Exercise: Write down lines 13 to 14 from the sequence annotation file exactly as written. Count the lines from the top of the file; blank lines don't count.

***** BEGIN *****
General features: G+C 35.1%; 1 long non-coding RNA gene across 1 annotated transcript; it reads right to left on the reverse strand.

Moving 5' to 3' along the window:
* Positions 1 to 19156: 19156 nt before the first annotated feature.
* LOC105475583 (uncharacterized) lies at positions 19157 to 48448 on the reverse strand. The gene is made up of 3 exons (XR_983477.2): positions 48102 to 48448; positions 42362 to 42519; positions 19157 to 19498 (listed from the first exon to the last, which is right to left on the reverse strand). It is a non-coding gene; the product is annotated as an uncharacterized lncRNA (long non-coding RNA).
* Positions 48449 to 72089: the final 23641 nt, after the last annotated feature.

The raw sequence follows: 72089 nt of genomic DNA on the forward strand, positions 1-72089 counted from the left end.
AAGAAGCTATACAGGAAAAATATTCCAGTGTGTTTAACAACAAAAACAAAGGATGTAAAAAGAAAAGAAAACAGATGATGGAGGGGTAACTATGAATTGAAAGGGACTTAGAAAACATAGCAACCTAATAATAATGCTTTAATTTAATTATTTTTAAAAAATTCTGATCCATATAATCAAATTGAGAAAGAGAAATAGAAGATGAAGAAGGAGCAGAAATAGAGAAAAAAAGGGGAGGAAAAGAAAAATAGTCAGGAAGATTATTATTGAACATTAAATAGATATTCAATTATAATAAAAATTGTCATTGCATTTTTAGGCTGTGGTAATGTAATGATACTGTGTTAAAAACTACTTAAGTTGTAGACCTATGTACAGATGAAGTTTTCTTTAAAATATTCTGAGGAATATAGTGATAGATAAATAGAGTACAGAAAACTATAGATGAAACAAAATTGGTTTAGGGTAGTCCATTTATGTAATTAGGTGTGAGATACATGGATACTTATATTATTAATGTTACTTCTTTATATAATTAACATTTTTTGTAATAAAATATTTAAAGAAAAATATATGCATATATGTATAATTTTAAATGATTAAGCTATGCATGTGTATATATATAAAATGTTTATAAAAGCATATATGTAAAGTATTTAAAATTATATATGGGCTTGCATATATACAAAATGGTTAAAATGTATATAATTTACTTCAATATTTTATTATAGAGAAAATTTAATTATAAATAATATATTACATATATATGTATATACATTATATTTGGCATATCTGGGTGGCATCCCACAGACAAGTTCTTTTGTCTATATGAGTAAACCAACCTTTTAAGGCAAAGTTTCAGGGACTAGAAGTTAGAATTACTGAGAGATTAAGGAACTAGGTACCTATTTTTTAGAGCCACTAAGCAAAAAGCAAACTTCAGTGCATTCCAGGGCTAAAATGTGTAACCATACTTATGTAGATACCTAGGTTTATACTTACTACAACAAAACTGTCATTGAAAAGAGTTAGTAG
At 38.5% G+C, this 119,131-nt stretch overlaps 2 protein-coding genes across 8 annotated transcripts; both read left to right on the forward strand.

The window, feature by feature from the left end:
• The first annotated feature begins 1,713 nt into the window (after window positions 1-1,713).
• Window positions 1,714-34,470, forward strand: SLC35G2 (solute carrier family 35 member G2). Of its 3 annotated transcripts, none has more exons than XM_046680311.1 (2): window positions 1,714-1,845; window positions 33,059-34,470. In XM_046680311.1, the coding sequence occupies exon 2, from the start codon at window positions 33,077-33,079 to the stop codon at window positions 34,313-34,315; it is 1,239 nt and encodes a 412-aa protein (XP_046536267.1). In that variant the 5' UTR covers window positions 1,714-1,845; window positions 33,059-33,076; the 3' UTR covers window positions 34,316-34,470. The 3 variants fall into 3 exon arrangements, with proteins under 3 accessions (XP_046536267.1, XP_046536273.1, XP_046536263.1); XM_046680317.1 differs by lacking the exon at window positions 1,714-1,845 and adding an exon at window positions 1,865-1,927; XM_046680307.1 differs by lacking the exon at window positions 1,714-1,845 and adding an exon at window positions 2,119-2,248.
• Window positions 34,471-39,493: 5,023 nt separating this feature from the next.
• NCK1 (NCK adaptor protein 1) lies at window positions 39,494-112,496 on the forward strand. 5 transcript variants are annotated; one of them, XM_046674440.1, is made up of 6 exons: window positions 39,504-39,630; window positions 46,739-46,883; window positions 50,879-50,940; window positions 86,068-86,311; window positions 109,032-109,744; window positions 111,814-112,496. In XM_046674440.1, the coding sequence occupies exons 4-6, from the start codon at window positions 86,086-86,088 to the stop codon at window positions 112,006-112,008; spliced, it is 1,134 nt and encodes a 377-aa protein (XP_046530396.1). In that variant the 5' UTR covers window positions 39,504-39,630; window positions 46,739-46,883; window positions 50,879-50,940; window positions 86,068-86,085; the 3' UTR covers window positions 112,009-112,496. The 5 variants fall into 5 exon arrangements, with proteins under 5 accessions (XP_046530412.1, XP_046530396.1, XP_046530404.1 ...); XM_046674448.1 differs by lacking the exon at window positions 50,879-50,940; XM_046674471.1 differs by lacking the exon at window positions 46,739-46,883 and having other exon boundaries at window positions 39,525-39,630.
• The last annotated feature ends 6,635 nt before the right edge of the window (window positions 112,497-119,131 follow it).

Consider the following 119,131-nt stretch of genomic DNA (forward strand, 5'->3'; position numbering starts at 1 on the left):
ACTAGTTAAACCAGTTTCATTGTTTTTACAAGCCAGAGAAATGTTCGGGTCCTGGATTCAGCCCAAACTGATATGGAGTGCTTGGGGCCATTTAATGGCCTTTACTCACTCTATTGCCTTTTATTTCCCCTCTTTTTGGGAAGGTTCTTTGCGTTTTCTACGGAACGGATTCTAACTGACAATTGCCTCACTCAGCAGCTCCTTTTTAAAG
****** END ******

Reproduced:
• NCK1 (NCK adaptor protein 1) lies at window positions 39,494-112,496 on the forward strand. 5 transcript variants are annotated; one of them, XM_046674440.1, is made up of 6 exons: window positions 39,504-39,630; window positions 46,739-46,883; window positions 50,879-50,940; window positions 86,068-86,311; window positions 109,032-109,744; window positions 111,814-112,496. In XM_046674440.1, the coding sequence occupies exons 4-6, from the start codon at window positions 86,086-86,088 to the stop codon at window positions 112,006-112,008; spliced, it is 1,134 nt and encodes a 377-aa protein (XP_046530396.1). In that variant the 5' UTR covers window positions 39,504-39,630; window positions 46,739-46,883; window positions 50,879-50,940; window positions 86,068-86,085; the 3' UTR covers window positions 112,009-112,496. The 5 variants fall into 5 exon arrangements, with proteins under 5 accessions (XP_046530412.1, XP_046530396.1, XP_046530404.1 ...); XM_046674448.1 differs by lacking the exon at window positions 50,879-50,940; XM_046674471.1 differs by lacking the exon at window positions 46,739-46,883 and having other exon boundaries at window positions 39,525-39,630.
• The last annotated feature ends 6,635 nt before the right edge of the window (window positions 112,497-119,131 follow it).